Accordingly, carbohydrates containing high levels of terminal mannose residues are suited for blocking attachment of chlamydia to mammalian cells. Ovalbumin is found to be a practical source of oligosaccharides containing high levels of terminal mannose residues. Hence, ovalbumin can serve as a suitable source of carbohydrates in the practice of the instant invention. However, ovalbumin sugars can be smaller than chlamydia sugars, particularly of the “high mannose-type”. Additional mannose residues can be added to the one, two or three branches of the ovalbumin oligosaccharides using known techniques to simulate the oligosaccharides of chlamydia.
The presence of N-linked structures in MOMP glycoprotein of chlamydia was indicated by the susceptibility thereof to N-glycanase, which causes release of all oligosaccharides. The released oligosaccharides were fluorescence-labeled by pyridylamination followed by two-dimensional HPLC with ion-exchange and hydrophobic chromatography to distinguish the molecules.
None of the oligosaccharides released from MOMP glycoprotein were sialylated. Many of the species separated (see the peaks identified as A, B, C, D and F in
A common carbohydrate structure with an inhibitory effect on infectivity of chlamydia organisms is one of the “high mannose-type”. That structure is defined by the presence of: (i) a trimannosyl core; (ii) mannosyl substitution or branching at an α1→6Man residue of the trimannosyl core; and (iii) mannosyl substitution or branching at an α1→3Man residue of the trimannosyl core.
The trimannosyl core, consisting of two mannosyl branches linked α1→6 and α1→3, respectively, to a mannose residue, is linked to a β-GlcNAc residue of a chitobiosyl structure (GlcNAcβ1-4GlcNAc), linked to AsN, is a common feature of N-linked structures, i.e. “high mannose-type”, “complex-type” and “hybrid-type” structures. The “high mannose-type” structure is characterized by multiple o-mannosyl substitutions or branching at the trimannosyl core as described above.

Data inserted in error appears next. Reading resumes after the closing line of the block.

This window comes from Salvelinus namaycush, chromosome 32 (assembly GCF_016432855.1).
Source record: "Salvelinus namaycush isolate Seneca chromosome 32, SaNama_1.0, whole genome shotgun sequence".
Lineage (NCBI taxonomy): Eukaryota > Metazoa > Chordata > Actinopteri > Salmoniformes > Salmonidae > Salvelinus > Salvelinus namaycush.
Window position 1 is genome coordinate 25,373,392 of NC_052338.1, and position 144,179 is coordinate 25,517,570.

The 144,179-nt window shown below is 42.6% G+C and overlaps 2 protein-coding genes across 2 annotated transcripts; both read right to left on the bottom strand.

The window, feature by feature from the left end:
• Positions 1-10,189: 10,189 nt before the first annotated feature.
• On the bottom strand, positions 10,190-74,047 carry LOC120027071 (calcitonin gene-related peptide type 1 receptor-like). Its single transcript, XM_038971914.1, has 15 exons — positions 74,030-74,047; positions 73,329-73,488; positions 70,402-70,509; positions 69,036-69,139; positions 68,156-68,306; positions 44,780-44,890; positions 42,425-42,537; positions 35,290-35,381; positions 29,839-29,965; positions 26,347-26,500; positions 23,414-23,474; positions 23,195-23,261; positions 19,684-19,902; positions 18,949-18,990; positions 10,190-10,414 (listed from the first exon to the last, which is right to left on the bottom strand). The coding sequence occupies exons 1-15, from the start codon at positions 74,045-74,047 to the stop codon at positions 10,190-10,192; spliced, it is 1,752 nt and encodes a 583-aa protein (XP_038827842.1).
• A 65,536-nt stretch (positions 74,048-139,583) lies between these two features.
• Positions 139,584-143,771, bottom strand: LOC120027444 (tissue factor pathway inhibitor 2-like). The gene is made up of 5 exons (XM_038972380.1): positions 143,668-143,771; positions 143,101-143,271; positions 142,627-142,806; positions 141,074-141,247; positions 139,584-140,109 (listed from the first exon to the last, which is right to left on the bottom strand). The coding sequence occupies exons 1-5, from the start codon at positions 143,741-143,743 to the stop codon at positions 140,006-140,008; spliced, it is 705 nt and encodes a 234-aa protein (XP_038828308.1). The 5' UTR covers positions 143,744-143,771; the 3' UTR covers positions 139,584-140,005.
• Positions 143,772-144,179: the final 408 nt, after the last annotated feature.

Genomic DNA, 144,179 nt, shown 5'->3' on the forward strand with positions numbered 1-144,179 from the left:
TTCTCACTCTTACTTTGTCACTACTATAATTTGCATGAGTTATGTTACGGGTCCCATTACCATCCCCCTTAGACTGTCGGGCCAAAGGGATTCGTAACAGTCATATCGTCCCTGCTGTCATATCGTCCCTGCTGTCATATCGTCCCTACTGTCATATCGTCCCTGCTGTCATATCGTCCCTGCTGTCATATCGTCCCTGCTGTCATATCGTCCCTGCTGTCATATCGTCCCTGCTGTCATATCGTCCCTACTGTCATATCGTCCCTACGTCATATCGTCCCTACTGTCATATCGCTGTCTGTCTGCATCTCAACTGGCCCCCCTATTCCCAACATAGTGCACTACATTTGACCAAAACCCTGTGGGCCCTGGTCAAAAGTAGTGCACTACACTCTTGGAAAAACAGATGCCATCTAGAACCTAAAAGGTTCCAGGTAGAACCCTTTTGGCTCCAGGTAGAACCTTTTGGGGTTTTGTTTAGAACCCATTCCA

More particularly, a “high mannose-type” structure of interest is one with about 8 or more mannose residues. For example, structures wherein the mannose residues linked to the α1→6Man and α1→3Man branches of the trimannosyl core are of the α1→6Man, α1→2 and α1→3Man linkage forms in combination with optional α1→2Man substitution at nonreducing Man residues, such as those containing about 10 or 11 mannose residues (identified as Man10 in Table 2, class 1) are of interest.
Alternatively, certain structures of interest have a second α1→6Man and α1→3Man branch at the α1→6Man branch of the trimannosyl core, in combination with optional α1→2Man substitution at the non-reducing ends, and with α1→2 substitution at the α1→3 branch of the trimannosyl core, such as the Man8 and Man9 structures of Table 2, class 2.
Other structures of interest are those with a second α1→6Man and α1→3Man branch at the α1→6Man branch of the trimannosyl core but without α1→2 substitution thereof, and α1→2Man substitution at the α1→3Man branch of the trimannosyl core, such as Man6 and Man7 depicted in Table 2, class 3.
The same structure as Man8 or Man9 but with optional peripheral α1→2Man substitutions can result in structures such as Man6b or Man7b depicted in Table 2, class 4.
Those four classes of “high mannose-type” oligosaccharides inhibited chlamydia adhesion and entry into host mammalian cells, for example, as observed in experiments with HeLa cells. In some experiments, Man8 showed the strongest inhibition, followed by Man9, Man7 and Man6. A mixture of Man7b and Man6b prepared from ovalbumin glycopeptide had an inhibitory effect comparable to that of Man9, Man7 and Man6.
Certain “complex-type” or “hybrid-type” oligosaccharides showed a lesser inhibitory effect.
Various “high mannose-type” structures which are N-linked to MOMP expressed at the surface of chlamydiae are of particular interest because of the role of such in defining infectivity of the organism.
Thus, a carbohydrate of interest is one containing plural mannose residues at the terminus of a linear carbohydrate backbone wherein the terminal residue of the backbone to which a mannose is bound is an N-acetyl glucosamine (GlcNAc) residue.
Generally, a plurality of mannose residues in a linear and branch form are present. Generally, about five mannose resides are present, see for example Man6b and Man 7b. Optional α1→2 substation can be present at the reducing ends increasing the mannose count.